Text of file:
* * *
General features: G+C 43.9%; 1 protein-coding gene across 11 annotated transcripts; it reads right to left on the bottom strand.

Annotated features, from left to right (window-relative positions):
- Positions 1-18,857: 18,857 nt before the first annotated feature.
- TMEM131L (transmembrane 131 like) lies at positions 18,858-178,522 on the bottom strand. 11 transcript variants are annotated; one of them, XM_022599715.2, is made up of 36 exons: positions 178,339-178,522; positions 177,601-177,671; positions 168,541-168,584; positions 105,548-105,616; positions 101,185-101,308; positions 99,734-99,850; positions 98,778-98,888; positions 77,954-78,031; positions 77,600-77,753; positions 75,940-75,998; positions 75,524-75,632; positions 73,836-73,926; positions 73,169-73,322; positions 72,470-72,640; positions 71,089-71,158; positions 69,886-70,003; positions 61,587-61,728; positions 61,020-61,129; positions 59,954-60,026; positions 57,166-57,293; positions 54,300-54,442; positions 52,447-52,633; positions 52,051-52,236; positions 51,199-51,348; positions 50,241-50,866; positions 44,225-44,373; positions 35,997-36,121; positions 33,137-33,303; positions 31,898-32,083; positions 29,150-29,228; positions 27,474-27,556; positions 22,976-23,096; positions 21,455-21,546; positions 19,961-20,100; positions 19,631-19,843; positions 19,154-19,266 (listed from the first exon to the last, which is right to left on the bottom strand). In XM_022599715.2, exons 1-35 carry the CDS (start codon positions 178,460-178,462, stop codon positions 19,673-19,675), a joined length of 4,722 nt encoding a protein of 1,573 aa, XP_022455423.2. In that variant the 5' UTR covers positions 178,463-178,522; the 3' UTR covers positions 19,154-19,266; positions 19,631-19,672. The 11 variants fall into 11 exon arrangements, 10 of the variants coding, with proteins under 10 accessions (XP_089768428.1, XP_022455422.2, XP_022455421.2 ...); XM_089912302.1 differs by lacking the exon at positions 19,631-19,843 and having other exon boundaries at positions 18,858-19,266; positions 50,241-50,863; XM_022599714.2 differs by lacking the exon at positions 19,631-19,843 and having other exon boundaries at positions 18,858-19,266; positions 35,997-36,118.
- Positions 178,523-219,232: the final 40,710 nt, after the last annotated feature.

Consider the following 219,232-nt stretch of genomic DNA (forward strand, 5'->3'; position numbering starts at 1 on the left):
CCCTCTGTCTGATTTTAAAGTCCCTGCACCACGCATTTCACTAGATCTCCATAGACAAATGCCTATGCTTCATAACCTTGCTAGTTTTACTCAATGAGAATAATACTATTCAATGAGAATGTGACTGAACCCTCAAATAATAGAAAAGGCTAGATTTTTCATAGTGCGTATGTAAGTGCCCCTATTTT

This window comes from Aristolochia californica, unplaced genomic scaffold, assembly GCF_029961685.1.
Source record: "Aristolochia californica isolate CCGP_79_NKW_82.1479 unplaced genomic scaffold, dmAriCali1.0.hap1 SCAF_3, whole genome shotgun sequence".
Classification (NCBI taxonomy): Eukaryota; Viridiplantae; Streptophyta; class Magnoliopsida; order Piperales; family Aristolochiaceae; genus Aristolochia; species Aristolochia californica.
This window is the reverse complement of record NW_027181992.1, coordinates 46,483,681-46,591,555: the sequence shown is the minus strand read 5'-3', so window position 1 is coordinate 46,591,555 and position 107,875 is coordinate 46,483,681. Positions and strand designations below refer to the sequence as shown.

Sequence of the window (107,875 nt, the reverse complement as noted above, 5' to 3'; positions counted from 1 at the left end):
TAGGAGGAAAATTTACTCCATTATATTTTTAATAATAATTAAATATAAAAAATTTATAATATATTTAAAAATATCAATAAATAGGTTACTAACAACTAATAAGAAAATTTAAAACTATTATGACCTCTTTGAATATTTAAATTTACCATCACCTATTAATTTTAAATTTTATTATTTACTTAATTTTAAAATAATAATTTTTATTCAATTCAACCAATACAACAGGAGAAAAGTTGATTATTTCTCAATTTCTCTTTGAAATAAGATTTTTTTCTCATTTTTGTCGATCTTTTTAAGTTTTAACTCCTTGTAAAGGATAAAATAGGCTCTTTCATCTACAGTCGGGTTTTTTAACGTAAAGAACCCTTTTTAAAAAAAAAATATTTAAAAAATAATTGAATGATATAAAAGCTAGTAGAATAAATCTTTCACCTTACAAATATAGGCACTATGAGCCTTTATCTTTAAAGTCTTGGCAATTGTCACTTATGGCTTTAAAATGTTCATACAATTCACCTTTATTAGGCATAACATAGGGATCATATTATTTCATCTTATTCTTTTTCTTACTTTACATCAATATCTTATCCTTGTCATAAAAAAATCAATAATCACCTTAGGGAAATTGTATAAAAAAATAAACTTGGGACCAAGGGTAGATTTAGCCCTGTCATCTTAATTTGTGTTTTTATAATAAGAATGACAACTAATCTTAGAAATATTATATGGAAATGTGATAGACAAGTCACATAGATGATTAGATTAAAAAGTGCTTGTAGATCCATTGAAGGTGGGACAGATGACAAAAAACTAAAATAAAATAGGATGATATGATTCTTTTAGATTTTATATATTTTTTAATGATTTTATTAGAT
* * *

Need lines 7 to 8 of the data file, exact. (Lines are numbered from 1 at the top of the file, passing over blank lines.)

CCCTCTGTCTGATTTTAAAGTCCCTGCACCACGCATTTCACTAGATCTCCATAGACAAATGCCTATGCTTCATAACCTTGCTAGTTTTACTCAATGAGAATAATACTATTCAATGAGAATGTGACTGAACCCTCAAATAATAGAAAAGGCTAGATTTTTCATAGTGCGTATGTAAGTGCCCCTATTTT

This window comes from Aristolochia californica, unplaced genomic scaffold, assembly GCF_029961685.1.